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What do you think of Windows Vista? If you haven't deployed yet what's holding you back?

What do you think of Windows Vista? If you haven't deployed yet what's holding you back?

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Windows Vista has been out in the market for several months now and the dust has had time to settle. I'd love to hear what you think of it. Have you deployed some production systems yet? Have you purchased a new PC @ home? Which areas of Windows Vista do you find the biggest improvement over Windows XP?

I appreciate that corporate deployment of any technology is typically way more complicated than simply receiving the media and installing it. Concerns over application compatibility, driver support and the need for integration testing often mean that there's a considerable delay in deployment. Reviewing the improvements and deciding how / if they'll help you to make your business more effective are important considerations before committing to a large scale deployment.

Don't be shy. Share your pain. Hit the "Comment" button. Receiving your feedback will help me to help you by sharing information about how others have overcome difficulties and embraced the new platform.

There's a great deal of support in Windows Vista for badly behaved applications and handy ways to encourage such applications to work.

Comments
  • I had it installed, but removed it again coz lots of my apps aren't working with it - not even in WinXP Compat mode.

    Not too impressed by it so far.

  • Broadcast Radio still has too many REALLY-OLD software packages that will not work under UAC. I mean these programs barely work well under Windows XP with Admin Rights!

    I've investigated creating SHIM files, but the developer still provides monthly updates for their Windows 3.11 type program (I said old).

    When the time comes -- I've been prepped the other IT people for the past year.

    So "we" are ready to roll-it-out when asked!

    Blake Handler

    Microsoft MVP

    http://bhandler.spaces.live.com

  • Pete> Please could you share the details of which apps didn't work...

  • The only issue I've hit thus far has been thermal, unless we disable aero the units I've tested on thus far run much hotter. In the case of the HP workstations that isn't a big deal, but other systems such as a couple of lightweight vaio and HP units were running pretty warm and exhibiting graphical corruption after about half an hour.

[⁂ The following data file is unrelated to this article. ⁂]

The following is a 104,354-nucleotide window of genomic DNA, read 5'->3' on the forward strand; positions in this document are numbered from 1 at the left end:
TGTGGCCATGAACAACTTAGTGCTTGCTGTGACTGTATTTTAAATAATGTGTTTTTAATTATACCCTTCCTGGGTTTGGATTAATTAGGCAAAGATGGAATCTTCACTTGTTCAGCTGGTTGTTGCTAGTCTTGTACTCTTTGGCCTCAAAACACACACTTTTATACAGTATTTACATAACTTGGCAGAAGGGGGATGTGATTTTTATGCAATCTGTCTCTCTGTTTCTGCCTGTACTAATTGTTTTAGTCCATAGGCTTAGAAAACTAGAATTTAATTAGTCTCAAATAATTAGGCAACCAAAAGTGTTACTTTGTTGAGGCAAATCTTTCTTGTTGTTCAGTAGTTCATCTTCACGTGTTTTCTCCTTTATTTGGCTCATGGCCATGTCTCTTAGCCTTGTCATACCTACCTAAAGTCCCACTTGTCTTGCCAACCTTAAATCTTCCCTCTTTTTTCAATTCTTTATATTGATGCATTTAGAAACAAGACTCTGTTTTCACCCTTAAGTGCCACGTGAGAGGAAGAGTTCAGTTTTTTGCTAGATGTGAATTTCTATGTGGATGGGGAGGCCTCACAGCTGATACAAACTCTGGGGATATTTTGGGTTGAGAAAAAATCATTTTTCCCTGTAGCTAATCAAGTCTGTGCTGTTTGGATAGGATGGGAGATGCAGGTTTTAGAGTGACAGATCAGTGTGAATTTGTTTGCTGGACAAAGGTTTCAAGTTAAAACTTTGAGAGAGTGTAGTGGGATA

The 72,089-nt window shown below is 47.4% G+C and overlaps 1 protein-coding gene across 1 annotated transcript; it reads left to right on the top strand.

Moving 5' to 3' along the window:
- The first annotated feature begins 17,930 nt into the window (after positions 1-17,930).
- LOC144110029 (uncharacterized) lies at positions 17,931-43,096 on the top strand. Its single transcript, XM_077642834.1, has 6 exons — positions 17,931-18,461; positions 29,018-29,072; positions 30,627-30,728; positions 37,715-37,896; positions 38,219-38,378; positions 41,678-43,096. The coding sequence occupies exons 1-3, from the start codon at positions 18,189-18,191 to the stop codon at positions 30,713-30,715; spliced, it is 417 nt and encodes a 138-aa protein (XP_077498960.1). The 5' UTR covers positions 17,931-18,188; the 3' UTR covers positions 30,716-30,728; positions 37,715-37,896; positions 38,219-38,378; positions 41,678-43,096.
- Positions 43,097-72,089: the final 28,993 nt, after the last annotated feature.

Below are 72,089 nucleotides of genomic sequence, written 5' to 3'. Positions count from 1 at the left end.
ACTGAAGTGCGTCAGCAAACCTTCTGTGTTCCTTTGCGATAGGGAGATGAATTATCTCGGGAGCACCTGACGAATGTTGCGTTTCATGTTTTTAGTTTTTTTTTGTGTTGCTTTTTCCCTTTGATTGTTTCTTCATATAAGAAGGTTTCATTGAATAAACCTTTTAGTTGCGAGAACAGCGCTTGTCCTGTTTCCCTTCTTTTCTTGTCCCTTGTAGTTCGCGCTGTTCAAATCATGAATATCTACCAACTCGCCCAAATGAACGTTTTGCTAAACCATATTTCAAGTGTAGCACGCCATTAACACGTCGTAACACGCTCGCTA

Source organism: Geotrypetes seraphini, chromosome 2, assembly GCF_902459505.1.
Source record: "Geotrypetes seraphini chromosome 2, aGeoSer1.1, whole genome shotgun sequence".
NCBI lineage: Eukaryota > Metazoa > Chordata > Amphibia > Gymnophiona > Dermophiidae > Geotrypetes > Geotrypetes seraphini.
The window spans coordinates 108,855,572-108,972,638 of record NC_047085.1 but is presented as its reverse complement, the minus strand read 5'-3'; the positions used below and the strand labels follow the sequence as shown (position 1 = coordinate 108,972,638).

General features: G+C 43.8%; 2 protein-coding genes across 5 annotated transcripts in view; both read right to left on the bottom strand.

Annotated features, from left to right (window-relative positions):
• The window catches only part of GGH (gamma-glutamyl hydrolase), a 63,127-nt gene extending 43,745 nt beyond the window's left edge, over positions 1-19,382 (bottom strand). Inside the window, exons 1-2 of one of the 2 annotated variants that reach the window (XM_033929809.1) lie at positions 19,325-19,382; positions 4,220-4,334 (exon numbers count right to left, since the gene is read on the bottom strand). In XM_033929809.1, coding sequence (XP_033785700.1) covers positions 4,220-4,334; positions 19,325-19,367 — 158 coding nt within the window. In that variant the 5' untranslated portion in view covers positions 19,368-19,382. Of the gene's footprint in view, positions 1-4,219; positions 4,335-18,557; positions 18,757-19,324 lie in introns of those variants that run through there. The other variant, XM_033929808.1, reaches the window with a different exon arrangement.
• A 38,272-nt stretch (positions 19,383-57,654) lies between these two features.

It's almost certainly the graphics processor which is responsible for this (nvidia 7600) - my macbook pro transcoding video in compressor out of Final Cut Pro sits at 80C sometimes without problem, when I boot back in to vista the CPU is at 50C or thereabouts but the unit hotter to touch and within an hour the glitching generally begins.

    Hopefully the next change in manufacture process for graphics chips from 90nm to 65nm  will help deal with the thermal issue in notebooks, but that's going to be a little while yet!

  • I was involved with testing Vista for the bulk of last year (Jan - August, then Nov - Dec), and have all the fun of different things not working with each version as most people who were testing it had.  Had a fair bit of fun on the corporate side playing with GPO control of new features, but have only in the last week decided I should take it full time in my home network.

    After having been limping along 're-arming' the produst activation for the last 3 or so  months I have literally just decided to put my hands in my pocket and splash out on a shiny new copy of 64Bit Ultimate.  I was aware this was going to be painful, but the motherboard chipset manufacturer assured me the CD had Vista 64Bit drivers, and the same with the Graphics card.  But the chipset is NVidia, the card is an AGP based ATI card, and the processor is 64Bit Dual Core.  After playing around with various version of the drivers for the graphics card I reverted to Microsoft provided drivers.  In the end I had to disable one of the cores of the processor to get the AGP card to provide full functionality.

    Having said that, Vista has been running sweetly in my house and on a dual boot work system sweetly for months now, and the issues now are down to NVidia getting themselves geared for 64Bit Vista.  Granted UAC was a pain for all of about a week, after this I could predict what was going to require elevated privileges and was expecting the prompt for elevation - small price to pay for me personally for a stable system.  Now then, how do we get NVidia to push ahead with its chipset driver production I wonder?

  • Waiting for HP to get their act together & release printer drivers for the Color LaserJet 2600n.  

  • I'm running ultimate x64 at home... Very Shiny...

    Biggest stumbling block, no drivers available for my 3Com USB wireless dongle.  Lack of internet, unless I string a 10m cable around the house...  Girlfriend is not a fan of that idea...

    Very Nice OS though... Well Done guys :)

  • Love Vista so far. The only app that doesn't work is an older version of TimeTTracker.

    For me, the Search bar in the Start menu is the no. 1 feature. I can't remember the last time I opened My Documents! I just type in some keyword from a file I want to work with and click it when it shows up.

    (Same for Outlook 2007... I no longer bother to organize e-mail in folders, search works so well now)